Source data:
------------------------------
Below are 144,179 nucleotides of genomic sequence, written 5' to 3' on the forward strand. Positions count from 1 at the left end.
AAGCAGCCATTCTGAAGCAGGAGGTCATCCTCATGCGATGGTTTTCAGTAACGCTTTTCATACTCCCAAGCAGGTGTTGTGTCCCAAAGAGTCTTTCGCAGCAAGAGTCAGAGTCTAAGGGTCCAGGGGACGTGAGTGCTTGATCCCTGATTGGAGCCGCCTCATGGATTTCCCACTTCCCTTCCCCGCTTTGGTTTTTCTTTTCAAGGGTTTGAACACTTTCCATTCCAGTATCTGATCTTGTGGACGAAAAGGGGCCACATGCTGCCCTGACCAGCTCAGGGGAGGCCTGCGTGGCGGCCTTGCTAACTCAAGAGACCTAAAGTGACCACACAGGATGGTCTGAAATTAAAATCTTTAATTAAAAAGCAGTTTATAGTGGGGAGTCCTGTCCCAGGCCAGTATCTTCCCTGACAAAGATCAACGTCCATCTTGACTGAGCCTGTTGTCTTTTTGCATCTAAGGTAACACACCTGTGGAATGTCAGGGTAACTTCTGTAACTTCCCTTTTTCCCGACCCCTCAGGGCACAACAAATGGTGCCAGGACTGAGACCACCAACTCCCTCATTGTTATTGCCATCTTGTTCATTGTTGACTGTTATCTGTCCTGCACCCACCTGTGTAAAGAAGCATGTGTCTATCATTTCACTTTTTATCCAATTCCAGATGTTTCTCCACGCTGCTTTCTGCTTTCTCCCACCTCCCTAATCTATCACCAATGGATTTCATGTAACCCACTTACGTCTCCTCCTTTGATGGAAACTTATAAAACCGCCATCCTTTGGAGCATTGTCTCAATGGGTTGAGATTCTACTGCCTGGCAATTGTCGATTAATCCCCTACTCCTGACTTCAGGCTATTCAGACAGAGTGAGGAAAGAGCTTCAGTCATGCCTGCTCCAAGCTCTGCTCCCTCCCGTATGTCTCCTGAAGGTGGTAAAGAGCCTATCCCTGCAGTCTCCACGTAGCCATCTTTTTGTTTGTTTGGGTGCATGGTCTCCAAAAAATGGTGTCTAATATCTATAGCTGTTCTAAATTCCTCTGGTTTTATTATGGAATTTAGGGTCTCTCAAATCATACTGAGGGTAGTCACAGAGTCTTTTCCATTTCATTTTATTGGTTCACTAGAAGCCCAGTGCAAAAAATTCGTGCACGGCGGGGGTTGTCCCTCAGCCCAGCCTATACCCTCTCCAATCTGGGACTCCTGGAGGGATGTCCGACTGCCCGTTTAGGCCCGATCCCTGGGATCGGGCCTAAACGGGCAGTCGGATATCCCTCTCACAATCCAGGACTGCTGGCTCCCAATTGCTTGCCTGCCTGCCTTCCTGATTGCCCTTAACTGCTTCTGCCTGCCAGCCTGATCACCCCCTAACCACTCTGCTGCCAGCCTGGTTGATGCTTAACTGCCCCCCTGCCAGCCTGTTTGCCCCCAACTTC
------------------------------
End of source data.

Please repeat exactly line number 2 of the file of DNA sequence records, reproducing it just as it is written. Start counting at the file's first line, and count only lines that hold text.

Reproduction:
AAGCAGCCATTCTGAAGCAGGAGGTCATCCTCATGCGATGGTTTTCAGTAACGCTTTTCATACTCCCAAGCAGGTGTTGTGTCCCAAAGAGTCTTTCGCAGCAAGAGTCAGAGTCTAAGGGTCCAGGGGACGTGAGTGCTTGATCCCTGATTGGAGCCGCCTCATGGATTTCCCACTTCCCTTCCCCGCTTTGGTTTTTCTTTTCAAGGGTTTGAACACTTTCCATTCCAGTATCTGATCTTGTGGACGAAAAGGGGCCACATGCTGCCCTGACCAGCTCAGGGGAGGCCTGCGTGGCGGCCTTGCTAACTCAAGAGACCTAAAGTGACCACACAGGATGGTCTGAAATTAAAATCTTTAATTAAAAAGCAGTTTATAGTGGGGAGTCCTGTCCCAGGCCAGTATCTTCCCTGACAAAGATCAACGTCCATCTTGACTGAGCCTGTTGTCTTTTTGCATCTAAGGTAACACACCTGTGGAATGTCAGGGTAACTTCTGTAACTTCCCTTTTTCCCGACCCCTCAGGGCACAACAAATGGTGCCAGGACTGAGACCACCAACTCCCTCATTGTTATTGCCATCTTGTTCATTGTTGACTGTTATCTGTCCTGCACCCACCTGTGTAAAGAAGCATGTGTCTATCATTTCACTTTTTATCCAATTCCAGATGTTTCTCCACGCTGCTTTCTGCTTTCTCCCACCTCCCTAATCTATCACCAATGGATTTCATGTAACCCACTTACGTCTCCTCCTTTGATGGAAACTTATAAAACCGCCATCCTTTGGAGCATTGTCTCAATGGGTTGAGATTCTACTGCCTGGCAATTGTCGATTAATCCCCTACTCCTGACTTCAGGCTATTCAGACAGAGTGAGGAAAGAGCTTCAGTCATGCCTGCTCCAAGCTCTGCTCCCTCCCGTATGTCTCCTGAAGGTGGTAAAGAGCCTATCCCTGCAGTCTCCACGTAGCCATCTTTTTGTTTGTTTGGGTGCATGGTCTCCAAAAAATGGTGTCTAATATCTATAGCTGTTCTAAATTCCTCTGGTTTTATTATGGAATTTAGGGTCTCTCAAATCATACTGAGGGTAGTCACAGAGTCTTTTCCATTTCATTTTATTGGTTCACTAGAAGCCCAGTGCAAAAAATTCGTGCACGGCGGGGGTTGTCCCTCAGCCCAGCCTATACCCTCTCCAATCTGGGACTCCTGGAGGGATGTCCGACTGCCCGTTTAGGCCCGATCCCTGGGATCGGGCCTAAACGGGCAGTCGGATATCCCTCTCACAATCCAGGACTGCTGGCTCCCAATTGCTTGCCTGCCTGCCTTCCTGATTGCCCTTAACTGCTTCTGCCTGCCAGCCTGATCACCCCCTAACCACTCTGCTGCCAGCCTGGTTGATGCTTAACTGCCCCCCTGCCAGCCTGTTTGCCCCCAACTTC